When John Deere scheduled a week of trainings in Santiago right before a long weekend, Stephanie decided it was the perfect time for her to book tickets to Chile as well. We ended up spending most of our trip touring Chile’s wine country, but had just enough time for a full day of explorations in the capital city.
If you only have one day to explore Santiago, we would certainly recommend our itinerary of sightseeing and wandering along the city streets. We were also excited to check out the city’s well-organized metro system, which was at least as nice as Boston’s T (not that it would take much) and definitely nicer than the graffiti-filled subte in Argentina.
From our hotel in Bellavista, we took the metro to the Museo de la Memoria y los Derechos Humanos. The museum is exactly what it sounds like – a memorial to the victims of Chile’s brutal dictatorship and a detailed history of the events leading up to, during, and following Augusto Pinochet’s decades-long rule. We were particularly captivated by the multimedia exhibit detailing the events of September 11 (1973, not 2001) – the date of the military coup in Chile when Pinochet assumed power. Although not directly addressed in any of the exhibits, we found ourselves pondering, as we had in Phnom Penh and Phonsavan, the role the U.S. has played in the domestic politics of foreign nations.
From the museum, we set off in a more somber mood in the general direction of Santiago’s Plaza de Armas. While not as pretty as Lima’s own colonial central square, we enjoyed our stroll through the city’s diverse neighborhoods and parks.
Back in Bellavista, the next stop on our itinerary was a visit to one of Pablo Neruda’s homes, now a museum. (We also wanted to take the funicular to the top of the Cerro San Cristobal, but were informed it was out of service. We’ll have to save that for our next visit!)
Although Giorgio was absolutely convinced that he had previously been to the poet’s Santiago home, upon arrival, he determined that he had never before set foot on the premises. During the course of the tour, he decided that all of Neruda’s homes look the same and that he had instead visited the writer’s seaside house in Valparaiso. Regardless, our self-guided tour gave us insight into Neruda’s life and style; it turns out that Neruda had quite the unique sense of mid-century design. (Unfortunately, photos of the premises were not allowed, so you’ll have to make your own trip to see what we mean.)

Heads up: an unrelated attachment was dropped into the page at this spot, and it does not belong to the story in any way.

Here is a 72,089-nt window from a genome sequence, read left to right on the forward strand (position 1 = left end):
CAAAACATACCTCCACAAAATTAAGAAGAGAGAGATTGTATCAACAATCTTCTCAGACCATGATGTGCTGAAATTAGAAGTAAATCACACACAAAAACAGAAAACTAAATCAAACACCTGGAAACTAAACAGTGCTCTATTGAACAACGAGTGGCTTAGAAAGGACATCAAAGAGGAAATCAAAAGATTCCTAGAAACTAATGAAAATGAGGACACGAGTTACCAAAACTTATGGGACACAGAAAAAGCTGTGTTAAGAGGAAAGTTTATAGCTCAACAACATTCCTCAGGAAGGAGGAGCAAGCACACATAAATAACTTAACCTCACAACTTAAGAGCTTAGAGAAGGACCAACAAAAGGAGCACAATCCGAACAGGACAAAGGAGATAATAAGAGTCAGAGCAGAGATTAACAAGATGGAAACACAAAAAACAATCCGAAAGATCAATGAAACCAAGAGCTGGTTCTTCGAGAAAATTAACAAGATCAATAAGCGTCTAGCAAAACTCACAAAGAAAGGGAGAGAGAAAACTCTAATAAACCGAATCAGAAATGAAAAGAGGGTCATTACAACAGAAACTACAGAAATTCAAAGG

Of course, no explorations of a foreign country would be complete without trying the local cuisine. When we first started reading about Santiago, we were perplexed that so many articles recommended meals at Peruvian restaurants. Did we really need to fly all the way to Santiago to eat at Astrid & Gaston or Osaka? It turns out those reviewers must have known something that we didn’t – Chilean food is not great. We’re starting to think that we should have just followed the recommendations for Peruvian restaurants, which were bound to have served better food than most of the fare we encountered.
However, we were quite entertained by our theatrical meal at Boragó, allegedly the best restaurant in Chile (at least according to the San Pellegrino list). We aren’t precisely sure what many of the items we ate were, but they were presented with flair and enthusiasm by the restaurant’s many sous chefs. Plus, we got to drink wine out of a horn.
During our strolls through the capital, we also noticed several bars advertising Chile’s “signature” alcohol – pisco – and a “signature” drink – pisco sours. However, as previously discussed, Chilean “pisco” is most certainly NOT pisco. Giorgio banned any taste tests of the Chilean imposters and we contented ourselves with the local wines, which we concede are definitely better than their Peruvian counterparts.